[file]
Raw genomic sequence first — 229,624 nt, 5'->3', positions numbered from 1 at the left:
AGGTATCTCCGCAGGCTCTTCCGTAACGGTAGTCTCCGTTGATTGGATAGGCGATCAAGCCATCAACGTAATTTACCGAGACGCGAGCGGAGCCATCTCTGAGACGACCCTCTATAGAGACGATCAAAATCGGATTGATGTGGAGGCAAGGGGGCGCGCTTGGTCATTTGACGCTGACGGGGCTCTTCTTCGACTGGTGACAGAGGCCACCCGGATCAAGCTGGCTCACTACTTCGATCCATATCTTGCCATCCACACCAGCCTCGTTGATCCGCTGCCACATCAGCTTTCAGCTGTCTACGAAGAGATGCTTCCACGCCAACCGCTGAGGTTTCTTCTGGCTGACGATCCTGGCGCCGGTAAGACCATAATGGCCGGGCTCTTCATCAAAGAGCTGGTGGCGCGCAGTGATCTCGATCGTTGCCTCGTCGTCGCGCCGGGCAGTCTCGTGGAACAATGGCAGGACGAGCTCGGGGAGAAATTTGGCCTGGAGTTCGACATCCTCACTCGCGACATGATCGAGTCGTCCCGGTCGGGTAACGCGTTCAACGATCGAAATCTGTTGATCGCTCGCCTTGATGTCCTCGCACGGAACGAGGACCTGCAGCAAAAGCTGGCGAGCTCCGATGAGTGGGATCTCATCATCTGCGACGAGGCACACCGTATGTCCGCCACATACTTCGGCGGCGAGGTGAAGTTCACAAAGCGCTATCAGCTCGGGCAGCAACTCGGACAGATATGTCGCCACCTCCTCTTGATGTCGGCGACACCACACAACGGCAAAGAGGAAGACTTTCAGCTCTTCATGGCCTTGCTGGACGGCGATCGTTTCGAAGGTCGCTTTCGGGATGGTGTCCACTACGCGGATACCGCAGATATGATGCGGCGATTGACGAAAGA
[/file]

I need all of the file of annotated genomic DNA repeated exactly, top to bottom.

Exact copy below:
Raw genomic sequence first — 229,624 nt, 5'->3', positions numbered from 1 at the left:
AGGTATCTCCGCAGGCTCTTCCGTAACGGTAGTCTCCGTTGATTGGATAGGCGATCAAGCCATCAACGTAATTTACCGAGACGCGAGCGGAGCCATCTCTGAGACGACCCTCTATAGAGACGATCAAAATCGGATTGATGTGGAGGCAAGGGGGCGCGCTTGGTCATTTGACGCTGACGGGGCTCTTCTTCGACTGGTGACAGAGGCCACCCGGATCAAGCTGGCTCACTACTTCGATCCATATCTTGCCATCCACACCAGCCTCGTTGATCCGCTGCCACATCAGCTTTCAGCTGTCTACGAAGAGATGCTTCCACGCCAACCGCTGAGGTTTCTTCTGGCTGACGATCCTGGCGCCGGTAAGACCATAATGGCCGGGCTCTTCATCAAAGAGCTGGTGGCGCGCAGTGATCTCGATCGTTGCCTCGTCGTCGCGCCGGGCAGTCTCGTGGAACAATGGCAGGACGAGCTCGGGGAGAAATTTGGCCTGGAGTTCGACATCCTCACTCGCGACATGATCGAGTCGTCCCGGTCGGGTAACGCGTTCAACGATCGAAATCTGTTGATCGCTCGCCTTGATGTCCTCGCACGGAACGAGGACCTGCAGCAAAAGCTGGCGAGCTCCGATGAGTGGGATCTCATCATCTGCGACGAGGCACACCGTATGTCCGCCACATACTTCGGCGGCGAGGTGAAGTTCACAAAGCGCTATCAGCTCGGGCAGCAACTCGGACAGATATGTCGCCACCTCCTCTTGATGTCGGCGACACCACACAACGGCAAAGAGGAAGACTTTCAGCTCTTCATGGCCTTGCTGGACGGCGATCGTTTCGAAGGTCGCTTTCGGGATGGTGTCCACTACGCGGATACCGCAGATATGATGCGGCGATTGACGAAAGA